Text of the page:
Other atrial fibrillation causes may include binge drinking, recreational drugs, and taking certain medications. Atrial fibrillation is a frequent occurrence after thoracic surgical procedures, including open heart surgery.

Atrial Fibrillation Symptoms

AFib may or may not cause symptoms. If it does, atrial fibrillation symptoms may include the following:

  • Quivering or fluttering heartbeat
  • Irregular heartbeat
  • Anxiety
  • Chest pain
  • Dizziness
  • Fainting or confusion
  • Fatigue
  • Shortness of breath
  • Sweating
  • Weakness

How Serious Is Atrial Fibrillation?


Some episodes of AFib resolve on their own. This is also called “spontaneous remission.” But since having AFib symptoms is uncertain, you may still want to monitor your heart and consult your doctor. Some cases of AFib also reveal an underlying condition such as an overactive thyroid, hypertension, diabetes, chronic lung disease or heart valve disease, which would need further treatment.


AFib is a serious condition that may lead to a stroke, heart failure, chronic fatigue, inconsistent blood supply and some other heart rhythm issues. Strokes caused by AFib tend to be more severe than strokes from other causes. This happens when a blood clot or plaque (fatty deposits) in the blood vessel lining block blood flow to the brain. AFib can become life-threatening when left untreated, so be sure to speak with a doctor as soon as you see signs and symptoms of AFib.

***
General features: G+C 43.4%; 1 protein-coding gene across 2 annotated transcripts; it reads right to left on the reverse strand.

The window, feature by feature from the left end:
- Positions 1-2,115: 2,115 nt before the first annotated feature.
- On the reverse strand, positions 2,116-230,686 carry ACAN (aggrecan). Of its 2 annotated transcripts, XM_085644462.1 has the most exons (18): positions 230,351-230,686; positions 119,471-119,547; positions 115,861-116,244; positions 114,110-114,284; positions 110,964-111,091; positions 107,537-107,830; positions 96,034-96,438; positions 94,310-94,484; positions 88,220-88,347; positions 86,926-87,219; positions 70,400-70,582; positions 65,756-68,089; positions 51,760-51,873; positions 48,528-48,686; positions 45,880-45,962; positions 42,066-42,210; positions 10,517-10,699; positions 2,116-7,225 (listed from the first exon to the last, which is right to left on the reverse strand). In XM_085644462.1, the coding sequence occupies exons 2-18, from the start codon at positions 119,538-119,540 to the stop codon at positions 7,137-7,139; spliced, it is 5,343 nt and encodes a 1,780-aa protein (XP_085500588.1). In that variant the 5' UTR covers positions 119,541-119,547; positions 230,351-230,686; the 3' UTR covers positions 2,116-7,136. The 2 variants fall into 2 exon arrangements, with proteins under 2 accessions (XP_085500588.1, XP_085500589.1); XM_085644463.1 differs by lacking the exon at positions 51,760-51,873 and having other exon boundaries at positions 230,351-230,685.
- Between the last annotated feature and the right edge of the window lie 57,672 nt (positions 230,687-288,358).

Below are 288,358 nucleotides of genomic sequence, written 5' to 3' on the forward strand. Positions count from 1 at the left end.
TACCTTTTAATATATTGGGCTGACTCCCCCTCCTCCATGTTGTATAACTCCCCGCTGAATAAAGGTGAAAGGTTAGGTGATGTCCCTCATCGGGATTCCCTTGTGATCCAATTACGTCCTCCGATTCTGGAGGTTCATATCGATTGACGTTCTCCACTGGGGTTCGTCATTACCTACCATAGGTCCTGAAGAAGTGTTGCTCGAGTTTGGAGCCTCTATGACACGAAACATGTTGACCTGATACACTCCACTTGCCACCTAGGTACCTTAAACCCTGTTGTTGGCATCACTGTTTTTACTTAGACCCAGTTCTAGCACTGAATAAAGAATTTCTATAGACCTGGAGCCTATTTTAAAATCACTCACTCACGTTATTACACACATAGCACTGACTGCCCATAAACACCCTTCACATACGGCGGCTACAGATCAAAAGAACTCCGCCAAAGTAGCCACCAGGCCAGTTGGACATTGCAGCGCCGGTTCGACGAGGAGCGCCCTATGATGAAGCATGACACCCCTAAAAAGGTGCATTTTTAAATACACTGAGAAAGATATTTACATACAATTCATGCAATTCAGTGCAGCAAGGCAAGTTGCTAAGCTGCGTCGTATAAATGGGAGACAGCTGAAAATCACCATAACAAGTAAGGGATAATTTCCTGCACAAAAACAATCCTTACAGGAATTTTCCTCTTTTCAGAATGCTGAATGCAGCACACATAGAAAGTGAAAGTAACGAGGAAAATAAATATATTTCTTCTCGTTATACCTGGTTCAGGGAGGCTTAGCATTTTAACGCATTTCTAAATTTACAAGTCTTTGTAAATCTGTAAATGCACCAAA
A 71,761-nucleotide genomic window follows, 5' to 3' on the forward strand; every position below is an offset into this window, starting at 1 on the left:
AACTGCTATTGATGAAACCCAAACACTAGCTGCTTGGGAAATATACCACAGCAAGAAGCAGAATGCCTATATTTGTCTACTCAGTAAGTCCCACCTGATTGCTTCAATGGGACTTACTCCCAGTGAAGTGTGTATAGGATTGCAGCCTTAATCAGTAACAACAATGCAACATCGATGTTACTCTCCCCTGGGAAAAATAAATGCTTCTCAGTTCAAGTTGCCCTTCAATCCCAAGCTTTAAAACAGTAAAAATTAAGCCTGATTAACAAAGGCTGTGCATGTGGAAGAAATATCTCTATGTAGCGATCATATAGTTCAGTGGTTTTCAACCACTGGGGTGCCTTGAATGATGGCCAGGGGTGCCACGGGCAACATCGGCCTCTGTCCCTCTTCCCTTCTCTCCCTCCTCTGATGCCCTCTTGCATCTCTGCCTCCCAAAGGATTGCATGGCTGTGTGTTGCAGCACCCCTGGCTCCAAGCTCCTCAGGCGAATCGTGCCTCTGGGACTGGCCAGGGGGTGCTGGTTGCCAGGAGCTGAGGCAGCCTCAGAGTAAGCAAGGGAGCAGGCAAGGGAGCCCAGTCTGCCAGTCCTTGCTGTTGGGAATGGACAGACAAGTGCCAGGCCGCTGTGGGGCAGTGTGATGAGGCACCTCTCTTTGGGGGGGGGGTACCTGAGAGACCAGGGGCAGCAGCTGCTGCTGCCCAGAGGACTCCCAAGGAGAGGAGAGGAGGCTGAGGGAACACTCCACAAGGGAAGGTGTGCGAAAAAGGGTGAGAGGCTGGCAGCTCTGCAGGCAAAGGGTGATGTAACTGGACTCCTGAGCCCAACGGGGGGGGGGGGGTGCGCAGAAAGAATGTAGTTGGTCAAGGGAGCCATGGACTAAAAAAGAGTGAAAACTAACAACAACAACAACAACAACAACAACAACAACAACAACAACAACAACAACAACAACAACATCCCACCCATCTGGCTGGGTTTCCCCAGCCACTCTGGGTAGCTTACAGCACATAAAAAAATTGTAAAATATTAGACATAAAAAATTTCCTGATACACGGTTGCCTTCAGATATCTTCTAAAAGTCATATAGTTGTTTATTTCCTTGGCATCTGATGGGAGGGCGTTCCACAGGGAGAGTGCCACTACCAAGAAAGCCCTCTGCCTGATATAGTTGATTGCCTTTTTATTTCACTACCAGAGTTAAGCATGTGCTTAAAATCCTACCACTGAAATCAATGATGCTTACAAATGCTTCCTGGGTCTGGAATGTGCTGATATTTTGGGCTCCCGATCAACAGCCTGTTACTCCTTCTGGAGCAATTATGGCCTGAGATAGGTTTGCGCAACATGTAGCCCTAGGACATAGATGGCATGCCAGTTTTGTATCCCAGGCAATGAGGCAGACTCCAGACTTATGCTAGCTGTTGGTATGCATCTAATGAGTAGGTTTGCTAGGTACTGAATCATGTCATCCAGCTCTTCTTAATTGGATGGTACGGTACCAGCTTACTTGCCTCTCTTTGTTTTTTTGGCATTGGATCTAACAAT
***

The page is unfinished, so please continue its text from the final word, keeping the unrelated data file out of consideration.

How Can You Reduce Your Risk for AFib?


Maintaining a healthy lifestyle is one of the best ways to reduce your risk for AFib. Eat a heart-healthy diet (avoid salt, saturated fats and high-cholesterol foods). Maintain a healthy weight and exercise regularly. Manage your blood pressure. Avoid smoking, recreational drugs, and limit your alcohol and caffeine intake. These things can help you keep your heart healthy and prevent other chronic conditions.

Atrial Fibrillation Treatment Options


Many people may not even be aware that they have AFib. Scheduling a heart screening can help our specialists evaluate and diagnose your condition and also offer a treatment plan to help lower your risks for serious complications. Treatments may include the following:

  • Anticoagulants (e.g., warfarin, rivaroxaban, dabigatran, apixaban and edoxaban)
  • Atrial fibrillation ablation
  • Cardioversion
  • Open-heart maze procedure to restore regular rhythm
  • Pacemaker